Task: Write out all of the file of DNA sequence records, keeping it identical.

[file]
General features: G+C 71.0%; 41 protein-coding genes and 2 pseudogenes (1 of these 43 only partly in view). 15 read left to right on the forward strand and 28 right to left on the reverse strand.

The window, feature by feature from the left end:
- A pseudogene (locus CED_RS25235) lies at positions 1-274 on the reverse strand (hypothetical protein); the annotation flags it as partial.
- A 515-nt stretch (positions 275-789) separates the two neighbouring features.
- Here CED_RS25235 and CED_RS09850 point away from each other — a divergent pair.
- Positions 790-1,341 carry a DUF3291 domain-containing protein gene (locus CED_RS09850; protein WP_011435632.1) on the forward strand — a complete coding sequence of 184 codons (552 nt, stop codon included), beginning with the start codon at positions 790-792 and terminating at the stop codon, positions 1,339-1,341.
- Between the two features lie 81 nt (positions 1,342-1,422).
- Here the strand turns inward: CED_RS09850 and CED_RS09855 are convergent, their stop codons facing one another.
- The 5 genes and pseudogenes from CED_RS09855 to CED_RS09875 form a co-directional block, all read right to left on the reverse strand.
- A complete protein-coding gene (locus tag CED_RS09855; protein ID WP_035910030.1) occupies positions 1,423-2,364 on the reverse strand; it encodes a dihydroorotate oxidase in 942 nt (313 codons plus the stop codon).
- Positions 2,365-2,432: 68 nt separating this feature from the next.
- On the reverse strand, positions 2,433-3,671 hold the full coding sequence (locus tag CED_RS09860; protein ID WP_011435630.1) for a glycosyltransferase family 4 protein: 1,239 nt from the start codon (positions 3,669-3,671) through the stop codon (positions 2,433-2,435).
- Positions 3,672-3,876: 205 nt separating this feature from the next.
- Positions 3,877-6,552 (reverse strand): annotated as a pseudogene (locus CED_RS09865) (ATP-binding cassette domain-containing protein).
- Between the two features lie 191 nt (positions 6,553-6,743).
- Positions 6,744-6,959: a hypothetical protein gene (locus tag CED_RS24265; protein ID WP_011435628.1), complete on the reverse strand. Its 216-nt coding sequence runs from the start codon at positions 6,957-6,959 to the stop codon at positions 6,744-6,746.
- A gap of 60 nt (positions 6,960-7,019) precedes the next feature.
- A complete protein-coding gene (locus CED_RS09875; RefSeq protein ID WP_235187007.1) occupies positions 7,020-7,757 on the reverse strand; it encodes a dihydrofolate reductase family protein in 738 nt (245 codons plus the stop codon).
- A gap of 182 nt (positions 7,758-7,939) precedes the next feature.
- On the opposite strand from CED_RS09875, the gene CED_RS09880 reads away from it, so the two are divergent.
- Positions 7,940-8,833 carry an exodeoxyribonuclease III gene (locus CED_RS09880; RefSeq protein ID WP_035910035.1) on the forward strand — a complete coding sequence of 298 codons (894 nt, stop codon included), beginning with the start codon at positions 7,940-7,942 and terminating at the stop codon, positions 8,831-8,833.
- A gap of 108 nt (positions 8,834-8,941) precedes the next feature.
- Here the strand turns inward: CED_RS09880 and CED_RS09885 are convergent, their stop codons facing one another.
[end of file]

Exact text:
General features: G+C 71.0%; 41 protein-coding genes and 2 pseudogenes (1 of these 43 only partly in view). 15 read left to right on the forward strand and 28 right to left on the reverse strand.

The window, feature by feature from the left end:
- A pseudogene (locus CED_RS25235) lies at positions 1-274 on the reverse strand (hypothetical protein); the annotation flags it as partial.
- A 515-nt stretch (positions 275-789) separates the two neighbouring features.
- Here CED_RS25235 and CED_RS09850 point away from each other — a divergent pair.
- Positions 790-1,341 carry a DUF3291 domain-containing protein gene (locus CED_RS09850; protein WP_011435632.1) on the forward strand — a complete coding sequence of 184 codons (552 nt, stop codon included), beginning with the start codon at positions 790-792 and terminating at the stop codon, positions 1,339-1,341.
- Between the two features lie 81 nt (positions 1,342-1,422).
- Here the strand turns inward: CED_RS09850 and CED_RS09855 are convergent, their stop codons facing one another.
- The 5 genes and pseudogenes from CED_RS09855 to CED_RS09875 form a co-directional block, all read right to left on the reverse strand.
- A complete protein-coding gene (locus tag CED_RS09855; protein ID WP_035910030.1) occupies positions 1,423-2,364 on the reverse strand; it encodes a dihydroorotate oxidase in 942 nt (313 codons plus the stop codon).
- Positions 2,365-2,432: 68 nt separating this feature from the next.
- On the reverse strand, positions 2,433-3,671 hold the full coding sequence (locus tag CED_RS09860; protein ID WP_011435630.1) for a glycosyltransferase family 4 protein: 1,239 nt from the start codon (positions 3,669-3,671) through the stop codon (positions 2,433-2,435).
- Positions 3,672-3,876: 205 nt separating this feature from the next.
- Positions 3,877-6,552 (reverse strand): annotated as a pseudogene (locus CED_RS09865) (ATP-binding cassette domain-containing protein).
- Between the two features lie 191 nt (positions 6,553-6,743).
- Positions 6,744-6,959: a hypothetical protein gene (locus tag CED_RS24265; protein ID WP_011435628.1), complete on the reverse strand. Its 216-nt coding sequence runs from the start codon at positions 6,957-6,959 to the stop codon at positions 6,744-6,746.
- A gap of 60 nt (positions 6,960-7,019) precedes the next feature.
- A complete protein-coding gene (locus CED_RS09875; RefSeq protein ID WP_235187007.1) occupies positions 7,020-7,757 on the reverse strand; it encodes a dihydrofolate reductase family protein in 738 nt (245 codons plus the stop codon).
- A gap of 182 nt (positions 7,758-7,939) precedes the next feature.
- On the opposite strand from CED_RS09875, the gene CED_RS09880 reads away from it, so the two are divergent.
- Positions 7,940-8,833 carry an exodeoxyribonuclease III gene (locus CED_RS09880; RefSeq protein ID WP_035910035.1) on the forward strand — a complete coding sequence of 298 codons (894 nt, stop codon included), beginning with the start codon at positions 7,940-7,942 and terminating at the stop codon, positions 8,831-8,833.
- A gap of 108 nt (positions 8,834-8,941) precedes the next feature.
- Here the strand turns inward: CED_RS09880 and CED_RS09885 are convergent, their stop codons facing one another.